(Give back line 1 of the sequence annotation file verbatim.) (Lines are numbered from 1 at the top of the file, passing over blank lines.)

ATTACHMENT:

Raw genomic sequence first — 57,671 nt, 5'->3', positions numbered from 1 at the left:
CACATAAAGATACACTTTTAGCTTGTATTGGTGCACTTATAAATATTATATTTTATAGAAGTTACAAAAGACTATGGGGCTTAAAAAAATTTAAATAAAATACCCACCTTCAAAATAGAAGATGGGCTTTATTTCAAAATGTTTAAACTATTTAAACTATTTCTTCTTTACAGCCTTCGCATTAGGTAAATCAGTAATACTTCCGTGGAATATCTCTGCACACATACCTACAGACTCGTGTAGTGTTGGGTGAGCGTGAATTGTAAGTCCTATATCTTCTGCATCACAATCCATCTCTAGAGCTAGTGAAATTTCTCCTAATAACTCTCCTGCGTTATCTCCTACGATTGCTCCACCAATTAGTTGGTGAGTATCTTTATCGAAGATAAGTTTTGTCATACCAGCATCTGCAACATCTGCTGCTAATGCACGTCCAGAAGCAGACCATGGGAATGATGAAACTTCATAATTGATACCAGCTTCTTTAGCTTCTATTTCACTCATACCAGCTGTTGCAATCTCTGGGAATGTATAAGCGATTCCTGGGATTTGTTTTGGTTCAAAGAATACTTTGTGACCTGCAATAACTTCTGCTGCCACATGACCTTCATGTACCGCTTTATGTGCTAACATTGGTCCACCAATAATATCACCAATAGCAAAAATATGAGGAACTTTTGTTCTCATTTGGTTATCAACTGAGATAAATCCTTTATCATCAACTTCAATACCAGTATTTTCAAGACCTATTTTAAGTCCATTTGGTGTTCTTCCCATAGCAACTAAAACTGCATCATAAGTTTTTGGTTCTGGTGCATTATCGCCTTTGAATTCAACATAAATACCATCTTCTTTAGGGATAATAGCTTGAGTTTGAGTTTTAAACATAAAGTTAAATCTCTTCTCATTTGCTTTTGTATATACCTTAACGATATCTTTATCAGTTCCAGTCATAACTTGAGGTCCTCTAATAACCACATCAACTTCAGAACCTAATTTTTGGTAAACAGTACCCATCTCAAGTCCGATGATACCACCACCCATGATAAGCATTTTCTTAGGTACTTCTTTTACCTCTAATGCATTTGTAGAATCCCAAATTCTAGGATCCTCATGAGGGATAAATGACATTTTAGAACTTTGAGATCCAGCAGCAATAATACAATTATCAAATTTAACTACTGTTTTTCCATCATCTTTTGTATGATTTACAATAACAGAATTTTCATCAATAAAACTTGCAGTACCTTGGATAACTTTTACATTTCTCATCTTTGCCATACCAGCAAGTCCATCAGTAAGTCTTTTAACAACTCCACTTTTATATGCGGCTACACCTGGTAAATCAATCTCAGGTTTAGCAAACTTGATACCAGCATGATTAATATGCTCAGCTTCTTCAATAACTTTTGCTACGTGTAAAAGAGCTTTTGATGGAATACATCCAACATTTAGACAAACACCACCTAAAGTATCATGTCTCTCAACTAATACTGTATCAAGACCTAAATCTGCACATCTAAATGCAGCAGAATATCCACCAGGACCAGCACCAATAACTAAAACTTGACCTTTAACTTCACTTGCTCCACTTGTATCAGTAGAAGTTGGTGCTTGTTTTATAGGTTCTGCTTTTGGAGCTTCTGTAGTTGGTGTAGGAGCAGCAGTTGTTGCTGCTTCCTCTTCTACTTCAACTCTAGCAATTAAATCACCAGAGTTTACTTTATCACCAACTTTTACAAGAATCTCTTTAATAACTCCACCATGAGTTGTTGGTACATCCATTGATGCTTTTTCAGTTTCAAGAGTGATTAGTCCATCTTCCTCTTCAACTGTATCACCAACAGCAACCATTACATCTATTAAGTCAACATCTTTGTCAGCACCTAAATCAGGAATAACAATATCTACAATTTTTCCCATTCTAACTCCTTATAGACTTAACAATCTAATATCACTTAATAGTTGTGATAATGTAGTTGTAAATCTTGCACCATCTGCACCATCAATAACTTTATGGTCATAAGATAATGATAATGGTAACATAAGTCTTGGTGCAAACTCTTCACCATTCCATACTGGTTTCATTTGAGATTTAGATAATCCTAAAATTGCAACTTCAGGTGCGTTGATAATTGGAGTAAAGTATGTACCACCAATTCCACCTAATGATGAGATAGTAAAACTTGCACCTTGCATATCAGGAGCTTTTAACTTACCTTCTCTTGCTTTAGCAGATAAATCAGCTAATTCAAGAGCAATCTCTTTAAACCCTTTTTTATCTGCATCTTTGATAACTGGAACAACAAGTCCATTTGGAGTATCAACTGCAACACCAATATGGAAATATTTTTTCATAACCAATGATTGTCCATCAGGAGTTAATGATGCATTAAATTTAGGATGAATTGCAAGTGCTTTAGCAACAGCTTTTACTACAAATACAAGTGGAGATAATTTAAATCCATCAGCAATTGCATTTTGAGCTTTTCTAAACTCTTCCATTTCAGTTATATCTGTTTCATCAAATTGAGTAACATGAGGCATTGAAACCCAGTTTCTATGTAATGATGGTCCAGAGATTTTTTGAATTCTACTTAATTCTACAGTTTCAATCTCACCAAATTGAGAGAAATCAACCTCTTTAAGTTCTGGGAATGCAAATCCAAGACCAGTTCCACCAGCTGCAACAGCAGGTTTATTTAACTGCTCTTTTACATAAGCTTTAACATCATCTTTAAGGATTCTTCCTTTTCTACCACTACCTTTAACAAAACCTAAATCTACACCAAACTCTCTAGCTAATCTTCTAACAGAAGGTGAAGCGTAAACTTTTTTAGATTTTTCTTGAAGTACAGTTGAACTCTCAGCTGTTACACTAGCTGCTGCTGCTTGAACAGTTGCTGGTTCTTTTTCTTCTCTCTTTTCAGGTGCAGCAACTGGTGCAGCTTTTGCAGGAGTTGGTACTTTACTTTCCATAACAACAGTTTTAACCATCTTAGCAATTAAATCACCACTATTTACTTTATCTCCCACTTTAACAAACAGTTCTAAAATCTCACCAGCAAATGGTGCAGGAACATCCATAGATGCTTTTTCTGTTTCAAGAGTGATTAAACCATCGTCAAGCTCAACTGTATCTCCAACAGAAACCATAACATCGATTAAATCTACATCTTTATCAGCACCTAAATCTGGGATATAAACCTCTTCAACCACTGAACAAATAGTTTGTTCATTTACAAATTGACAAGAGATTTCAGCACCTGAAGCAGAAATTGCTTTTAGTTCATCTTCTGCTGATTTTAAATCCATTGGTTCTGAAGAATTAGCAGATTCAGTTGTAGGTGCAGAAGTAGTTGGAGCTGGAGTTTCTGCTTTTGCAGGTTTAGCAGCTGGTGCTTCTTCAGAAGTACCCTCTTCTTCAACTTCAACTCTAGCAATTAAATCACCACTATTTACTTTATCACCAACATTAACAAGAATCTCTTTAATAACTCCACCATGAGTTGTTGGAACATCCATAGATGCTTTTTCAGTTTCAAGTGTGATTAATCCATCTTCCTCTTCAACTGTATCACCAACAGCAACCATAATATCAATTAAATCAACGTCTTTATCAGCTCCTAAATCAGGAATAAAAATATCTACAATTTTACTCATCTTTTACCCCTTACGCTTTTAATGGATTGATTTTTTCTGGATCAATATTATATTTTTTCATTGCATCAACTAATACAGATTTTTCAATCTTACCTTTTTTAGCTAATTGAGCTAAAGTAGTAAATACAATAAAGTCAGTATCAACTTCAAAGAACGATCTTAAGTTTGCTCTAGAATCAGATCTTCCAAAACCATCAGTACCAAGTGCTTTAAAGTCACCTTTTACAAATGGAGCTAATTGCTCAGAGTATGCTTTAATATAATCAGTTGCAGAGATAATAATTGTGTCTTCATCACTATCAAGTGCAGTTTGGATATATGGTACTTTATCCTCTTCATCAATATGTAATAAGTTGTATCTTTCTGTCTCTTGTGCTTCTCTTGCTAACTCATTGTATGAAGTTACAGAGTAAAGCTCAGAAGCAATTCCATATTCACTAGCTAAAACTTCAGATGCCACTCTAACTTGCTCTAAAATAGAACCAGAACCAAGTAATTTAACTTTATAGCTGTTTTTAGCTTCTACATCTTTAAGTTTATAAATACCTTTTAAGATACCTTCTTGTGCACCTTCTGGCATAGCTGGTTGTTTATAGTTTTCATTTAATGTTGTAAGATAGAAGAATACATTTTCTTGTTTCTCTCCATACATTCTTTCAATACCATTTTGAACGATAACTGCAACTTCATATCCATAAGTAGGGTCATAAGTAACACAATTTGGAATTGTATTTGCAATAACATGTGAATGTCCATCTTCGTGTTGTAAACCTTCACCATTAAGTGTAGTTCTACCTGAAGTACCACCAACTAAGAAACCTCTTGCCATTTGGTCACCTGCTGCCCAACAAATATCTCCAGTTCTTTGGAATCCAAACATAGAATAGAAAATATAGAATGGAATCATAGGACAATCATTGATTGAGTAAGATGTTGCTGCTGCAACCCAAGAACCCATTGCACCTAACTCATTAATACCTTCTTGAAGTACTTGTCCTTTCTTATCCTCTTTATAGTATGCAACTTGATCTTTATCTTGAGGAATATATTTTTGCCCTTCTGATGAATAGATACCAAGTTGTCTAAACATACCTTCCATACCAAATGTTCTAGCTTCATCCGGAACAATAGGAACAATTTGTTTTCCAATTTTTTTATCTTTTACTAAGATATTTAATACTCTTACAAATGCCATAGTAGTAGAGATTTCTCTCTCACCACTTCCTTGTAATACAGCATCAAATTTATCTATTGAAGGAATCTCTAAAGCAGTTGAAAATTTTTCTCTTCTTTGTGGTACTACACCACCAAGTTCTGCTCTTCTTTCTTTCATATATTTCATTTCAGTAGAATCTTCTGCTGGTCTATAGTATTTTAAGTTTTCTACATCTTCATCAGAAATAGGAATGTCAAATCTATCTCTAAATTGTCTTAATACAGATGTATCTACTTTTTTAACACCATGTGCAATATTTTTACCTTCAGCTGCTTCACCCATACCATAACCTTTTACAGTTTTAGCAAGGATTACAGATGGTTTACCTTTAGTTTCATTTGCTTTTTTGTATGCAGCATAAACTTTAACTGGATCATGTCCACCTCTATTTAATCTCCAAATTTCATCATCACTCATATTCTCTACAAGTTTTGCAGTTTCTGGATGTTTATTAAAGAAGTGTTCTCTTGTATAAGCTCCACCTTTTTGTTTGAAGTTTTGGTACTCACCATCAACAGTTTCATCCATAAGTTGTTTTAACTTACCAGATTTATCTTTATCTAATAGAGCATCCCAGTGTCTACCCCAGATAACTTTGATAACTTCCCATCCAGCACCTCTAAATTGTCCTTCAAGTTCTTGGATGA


Raw genomic sequence first — 57,671 nt, 5'->3', positions numbered from 1 at the left: